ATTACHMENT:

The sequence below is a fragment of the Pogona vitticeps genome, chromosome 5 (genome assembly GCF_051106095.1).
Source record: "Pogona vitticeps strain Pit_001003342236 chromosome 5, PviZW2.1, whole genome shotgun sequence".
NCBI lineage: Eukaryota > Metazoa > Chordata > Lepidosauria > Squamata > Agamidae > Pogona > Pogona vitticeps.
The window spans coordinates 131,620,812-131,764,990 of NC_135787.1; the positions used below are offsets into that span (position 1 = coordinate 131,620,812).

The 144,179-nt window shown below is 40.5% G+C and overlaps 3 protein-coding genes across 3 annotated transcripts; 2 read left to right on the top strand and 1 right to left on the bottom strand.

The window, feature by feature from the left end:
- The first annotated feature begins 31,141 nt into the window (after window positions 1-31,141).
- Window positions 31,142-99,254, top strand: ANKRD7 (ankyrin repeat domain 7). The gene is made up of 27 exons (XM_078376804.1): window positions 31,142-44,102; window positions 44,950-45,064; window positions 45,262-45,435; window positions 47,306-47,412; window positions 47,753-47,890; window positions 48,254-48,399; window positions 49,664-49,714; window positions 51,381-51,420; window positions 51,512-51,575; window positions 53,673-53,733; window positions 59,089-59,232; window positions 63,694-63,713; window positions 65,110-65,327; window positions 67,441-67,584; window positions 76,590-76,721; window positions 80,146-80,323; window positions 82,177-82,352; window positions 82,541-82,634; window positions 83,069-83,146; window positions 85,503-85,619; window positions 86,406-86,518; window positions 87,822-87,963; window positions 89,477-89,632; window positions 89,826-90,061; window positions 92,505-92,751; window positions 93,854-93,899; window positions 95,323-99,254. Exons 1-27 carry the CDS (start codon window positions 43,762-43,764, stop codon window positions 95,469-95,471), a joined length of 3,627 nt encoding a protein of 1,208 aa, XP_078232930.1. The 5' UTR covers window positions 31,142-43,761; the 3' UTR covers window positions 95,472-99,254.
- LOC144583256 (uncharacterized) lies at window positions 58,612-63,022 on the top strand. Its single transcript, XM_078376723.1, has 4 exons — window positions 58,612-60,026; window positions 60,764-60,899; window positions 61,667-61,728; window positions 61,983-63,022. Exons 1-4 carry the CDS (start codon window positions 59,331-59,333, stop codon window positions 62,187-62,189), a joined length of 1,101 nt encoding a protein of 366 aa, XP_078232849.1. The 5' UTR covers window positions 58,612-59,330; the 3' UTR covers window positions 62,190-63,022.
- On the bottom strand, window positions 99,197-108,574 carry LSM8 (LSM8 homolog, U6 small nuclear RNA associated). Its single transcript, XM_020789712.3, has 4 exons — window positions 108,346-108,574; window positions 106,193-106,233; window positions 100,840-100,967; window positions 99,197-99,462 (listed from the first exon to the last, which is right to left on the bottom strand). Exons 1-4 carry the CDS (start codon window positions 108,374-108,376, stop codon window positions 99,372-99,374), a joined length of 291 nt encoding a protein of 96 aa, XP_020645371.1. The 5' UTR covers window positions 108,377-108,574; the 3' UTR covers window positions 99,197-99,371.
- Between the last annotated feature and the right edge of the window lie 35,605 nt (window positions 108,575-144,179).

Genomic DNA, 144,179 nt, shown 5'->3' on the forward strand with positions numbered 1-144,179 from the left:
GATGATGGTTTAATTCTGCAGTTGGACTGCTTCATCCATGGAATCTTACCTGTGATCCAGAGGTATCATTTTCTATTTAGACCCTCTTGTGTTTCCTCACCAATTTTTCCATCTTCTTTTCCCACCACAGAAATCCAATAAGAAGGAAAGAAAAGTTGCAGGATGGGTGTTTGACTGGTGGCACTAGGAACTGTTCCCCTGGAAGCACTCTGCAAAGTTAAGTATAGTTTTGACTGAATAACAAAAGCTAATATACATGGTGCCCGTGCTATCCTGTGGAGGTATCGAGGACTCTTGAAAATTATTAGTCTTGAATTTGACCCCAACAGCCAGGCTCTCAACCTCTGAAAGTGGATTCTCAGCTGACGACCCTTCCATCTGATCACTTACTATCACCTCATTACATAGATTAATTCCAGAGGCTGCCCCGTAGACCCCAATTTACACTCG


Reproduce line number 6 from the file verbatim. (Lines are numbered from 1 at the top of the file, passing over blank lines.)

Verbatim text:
The window, feature by feature from the left end: